On Thursday 12th May 2016, an arborist (Treetec Arboriculture & Ecology, cut chainsaw hollows into trees at the reserve to provide habitat for gliders and microbats, and to collect data on the usage of hollows as part of a Latobe University research project.

Fourteen (14) glider hollows were cut, and about forty (40) bat cavities cut. The following photos show the making of a glider hollow.

chainsaw hollow   

chainsaw hollow   

chainsaw hollow

chainsaw hollow   

chainsaw hollow   

chainsaw hollow

chainsaw hollow   

chainsaw hollow   
glider hollow and bat cavity below-right
chainsaw hollow   
Hollow 18 months later

Photos: Steve Griffiths.
Read the Fairfax (The Age & Sydney Morning Herald) article on the chainsaw hollows.
the full paper of the chainsaw hollows research
and the updated paper (2021) on the research
A recent camera survey (January 2017) of the hollows captured a sugar glider...

sugar glider

and a rosella looking for a home...


12 May 2017 - Kristin checked the chain saw hollows with a pole mounted camera and found a sugar glider in a tree hollow within the billabong floor...

sugar glider

17 September 2018 - A chain saw hollows check found a rat (bush rat?) in a tree hollow in the western woodland...

bush? rat

30 October 2019 - Chainsaw hollow check; sugar glider found in 1 hollow, some lorikeet feathers in another couple.


nest box nest box When I decided to install nest boxes, I checked around on the web for designs, and taking into consideration my observations of the batboxes at Wilson reserve, came up with the following variations to the standard designs...

The lid is covered with plastic 'dampcourse' ('Plascourse' is one brand) which acts as a hinge, waterproofs the lid and top of the box, and forms an 'anti-mynah' flap - and is cheaper than hinges! I used button head screws to attach the dampcourse to the lid and backplate.

Because the plastic is not as rigid as a hinge, the lid needs to have some way of keeping it in the correct position; I have used a small screw under the lid which fits inside the box front - an alternative would be a piece of wood that fits neatly inside the box top.

A hint that I picked up on another website is to drill a hole in the top of the back plate for a bullet head nail. Hammer a bullet head nail into the tree at the height you want the box, and then hang the box on the nail while you fasten it to the tree with whatever method you have chosen. I used 75mm screws for fastening. It makes the job much easier and safer.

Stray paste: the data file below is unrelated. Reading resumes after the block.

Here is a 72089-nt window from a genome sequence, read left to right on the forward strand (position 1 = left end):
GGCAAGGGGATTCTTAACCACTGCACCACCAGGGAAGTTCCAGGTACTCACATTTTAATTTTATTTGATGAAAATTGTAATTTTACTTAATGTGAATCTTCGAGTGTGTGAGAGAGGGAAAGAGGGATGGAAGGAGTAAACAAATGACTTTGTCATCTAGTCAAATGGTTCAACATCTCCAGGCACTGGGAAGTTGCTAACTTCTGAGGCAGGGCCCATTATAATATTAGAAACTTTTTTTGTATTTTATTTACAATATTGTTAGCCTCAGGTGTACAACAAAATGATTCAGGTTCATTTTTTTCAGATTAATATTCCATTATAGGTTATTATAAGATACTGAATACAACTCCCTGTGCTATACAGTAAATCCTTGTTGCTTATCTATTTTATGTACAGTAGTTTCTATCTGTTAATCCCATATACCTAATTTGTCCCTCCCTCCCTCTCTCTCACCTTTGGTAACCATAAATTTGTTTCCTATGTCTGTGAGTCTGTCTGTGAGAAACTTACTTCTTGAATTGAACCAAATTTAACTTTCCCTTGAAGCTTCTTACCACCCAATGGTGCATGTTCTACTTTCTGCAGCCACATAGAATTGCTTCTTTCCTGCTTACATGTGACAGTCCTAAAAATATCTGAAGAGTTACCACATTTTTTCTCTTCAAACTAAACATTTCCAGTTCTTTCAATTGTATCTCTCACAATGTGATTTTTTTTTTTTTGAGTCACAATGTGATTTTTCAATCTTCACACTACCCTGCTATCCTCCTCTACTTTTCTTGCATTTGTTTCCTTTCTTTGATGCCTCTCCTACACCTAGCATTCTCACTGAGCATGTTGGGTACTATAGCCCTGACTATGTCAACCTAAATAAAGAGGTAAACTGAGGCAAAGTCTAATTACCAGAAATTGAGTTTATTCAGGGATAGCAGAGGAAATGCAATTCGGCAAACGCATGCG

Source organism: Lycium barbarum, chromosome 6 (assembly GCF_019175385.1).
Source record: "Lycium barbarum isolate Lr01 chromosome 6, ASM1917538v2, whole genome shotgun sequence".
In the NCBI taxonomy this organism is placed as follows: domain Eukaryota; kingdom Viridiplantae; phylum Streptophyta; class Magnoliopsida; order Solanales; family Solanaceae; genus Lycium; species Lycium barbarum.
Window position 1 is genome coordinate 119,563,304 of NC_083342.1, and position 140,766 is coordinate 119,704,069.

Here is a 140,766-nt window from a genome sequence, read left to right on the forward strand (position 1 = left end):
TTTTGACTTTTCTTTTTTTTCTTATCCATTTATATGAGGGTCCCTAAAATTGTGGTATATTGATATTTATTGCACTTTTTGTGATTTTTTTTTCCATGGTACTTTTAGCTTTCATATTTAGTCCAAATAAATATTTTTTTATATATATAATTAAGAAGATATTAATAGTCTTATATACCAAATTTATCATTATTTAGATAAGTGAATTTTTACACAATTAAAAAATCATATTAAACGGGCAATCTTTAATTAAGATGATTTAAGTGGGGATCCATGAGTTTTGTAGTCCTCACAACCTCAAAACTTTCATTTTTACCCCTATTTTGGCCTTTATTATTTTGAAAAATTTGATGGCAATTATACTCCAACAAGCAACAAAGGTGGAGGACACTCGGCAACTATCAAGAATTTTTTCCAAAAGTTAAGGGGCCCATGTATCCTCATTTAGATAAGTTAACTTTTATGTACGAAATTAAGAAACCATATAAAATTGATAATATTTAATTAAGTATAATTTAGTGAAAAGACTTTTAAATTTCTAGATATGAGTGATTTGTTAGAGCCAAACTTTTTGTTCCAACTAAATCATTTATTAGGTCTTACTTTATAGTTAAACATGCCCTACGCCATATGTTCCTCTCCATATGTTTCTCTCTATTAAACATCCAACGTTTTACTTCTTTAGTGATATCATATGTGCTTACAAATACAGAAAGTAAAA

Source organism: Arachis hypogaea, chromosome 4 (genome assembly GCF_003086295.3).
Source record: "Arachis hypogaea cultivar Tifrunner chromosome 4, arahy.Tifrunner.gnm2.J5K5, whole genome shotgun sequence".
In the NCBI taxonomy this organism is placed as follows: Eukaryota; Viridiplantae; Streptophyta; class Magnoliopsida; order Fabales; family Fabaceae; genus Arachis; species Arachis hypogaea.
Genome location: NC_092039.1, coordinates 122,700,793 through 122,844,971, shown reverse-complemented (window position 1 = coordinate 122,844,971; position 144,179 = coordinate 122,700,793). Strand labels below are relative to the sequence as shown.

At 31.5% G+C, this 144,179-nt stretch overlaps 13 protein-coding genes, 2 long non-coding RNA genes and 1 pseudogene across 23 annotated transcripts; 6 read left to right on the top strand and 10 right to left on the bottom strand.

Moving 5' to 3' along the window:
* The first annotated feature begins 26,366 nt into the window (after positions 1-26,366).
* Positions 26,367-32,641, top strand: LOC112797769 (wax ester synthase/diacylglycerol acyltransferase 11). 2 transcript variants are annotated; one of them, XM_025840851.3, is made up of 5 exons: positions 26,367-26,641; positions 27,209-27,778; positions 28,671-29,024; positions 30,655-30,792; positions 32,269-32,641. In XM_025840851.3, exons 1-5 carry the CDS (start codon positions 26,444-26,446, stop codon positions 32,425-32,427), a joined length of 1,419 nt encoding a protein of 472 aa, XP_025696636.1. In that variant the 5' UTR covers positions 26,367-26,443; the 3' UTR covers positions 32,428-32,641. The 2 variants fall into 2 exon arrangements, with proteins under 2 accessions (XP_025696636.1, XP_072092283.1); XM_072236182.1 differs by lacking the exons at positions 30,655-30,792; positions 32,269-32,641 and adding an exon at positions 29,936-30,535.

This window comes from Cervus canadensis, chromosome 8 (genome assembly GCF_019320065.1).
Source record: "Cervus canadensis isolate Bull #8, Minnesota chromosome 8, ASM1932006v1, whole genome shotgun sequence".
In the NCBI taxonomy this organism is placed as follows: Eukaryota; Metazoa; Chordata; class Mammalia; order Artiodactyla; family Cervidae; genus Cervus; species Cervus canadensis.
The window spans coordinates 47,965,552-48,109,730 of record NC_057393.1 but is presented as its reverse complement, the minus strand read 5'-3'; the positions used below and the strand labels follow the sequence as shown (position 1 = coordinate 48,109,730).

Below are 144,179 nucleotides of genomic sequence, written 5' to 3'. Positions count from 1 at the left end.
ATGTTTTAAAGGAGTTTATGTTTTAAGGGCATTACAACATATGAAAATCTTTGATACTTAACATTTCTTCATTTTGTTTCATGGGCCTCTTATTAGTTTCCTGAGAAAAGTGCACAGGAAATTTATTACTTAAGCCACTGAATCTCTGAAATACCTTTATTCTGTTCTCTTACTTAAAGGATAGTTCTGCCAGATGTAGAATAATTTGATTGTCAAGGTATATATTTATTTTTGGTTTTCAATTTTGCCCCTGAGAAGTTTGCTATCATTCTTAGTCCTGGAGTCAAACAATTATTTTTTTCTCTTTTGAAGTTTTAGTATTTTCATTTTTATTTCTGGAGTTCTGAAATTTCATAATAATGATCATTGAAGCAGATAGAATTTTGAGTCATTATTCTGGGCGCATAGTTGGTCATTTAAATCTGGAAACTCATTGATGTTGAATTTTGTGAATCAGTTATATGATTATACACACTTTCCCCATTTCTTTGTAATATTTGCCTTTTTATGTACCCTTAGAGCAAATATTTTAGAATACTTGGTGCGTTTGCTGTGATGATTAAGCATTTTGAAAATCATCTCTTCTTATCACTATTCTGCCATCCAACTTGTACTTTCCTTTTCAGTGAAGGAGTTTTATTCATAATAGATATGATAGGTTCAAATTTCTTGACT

Five sugar glider boxes and one small parrot box have been installed.

I will update in a few months time.

Stanley Barker
25 September 2013

Update - 26 January 2014.
The nest boxes have only been used by Gould's wattled bats so far, with an unbanded male in the parrot box in December and bat droppings in a glider box.


native bee roost I had noticed some native bees around the reserve, so I checked around on the web for information. After looking at a number of designs, came up with a capped 90mm PVC pipe filled with plastic drinking straws. Two tubes have been installed on different trees on 25 January 2014. I also plan on a wooden roost with hollows 200 - 300mm long and varying between 4 and 10 mm in diameter.

SB - 26 January 2014

On 8 December 2023 we surveyed nestboxes which had been placed around the reserve.

Pic 1 - Bruswh tail possum
Pic 1
Pic 3 sugar glider
Pic 3
Pic 7 Possum with bee comb
Pic 7
Pic 10 sugar glider
Pic 10
Pic 11 Kookaburra nest with eggs
Pic 11
Pic 12 Brush tail possum
Pic 12
Pic 16 sugar glider nest
Pic 16
Pic 17 Bees
Pic 17
Pic 18 ?
Pic 18
Pic 19 Maybe unused
Pic 19
Pic 21 Maybe unused
Pic 21
Pic 22 John with pole camers
Pic 22
Pic 23 Kookaburra egg
Pic 23
Pic 27 Pardalote nestbox
Pic 27
Pic 33 Kookaburra box with possum
Pic 33
Pic 36 sugar glider
Pic 36
Pic 38 Pardalote nestbox showing signs of flood
Pic 38
Pic 40 Lorakeet nest
Pic 40
Pic 43 sugar glider nest
Pic 43
Pic 44 sugar glider nest
Pic 44
Pic 50 Kookaburra box with possum
Pic 50
Pic 51 nest
Pic 51
Pic 52 nest
Pic 52
Pic 54 Kookaburra box with possum
Pic 54
Pic 59 Pardalote nestbox
Pic 59
Pic 60 Pardalote nestbox
Pic 60
Most boxes had evidence of being used, while some were currently occupied. Two had bee colonies and there were 2 kookaburra boxes with eggs and a kookaburra left one just before the camera.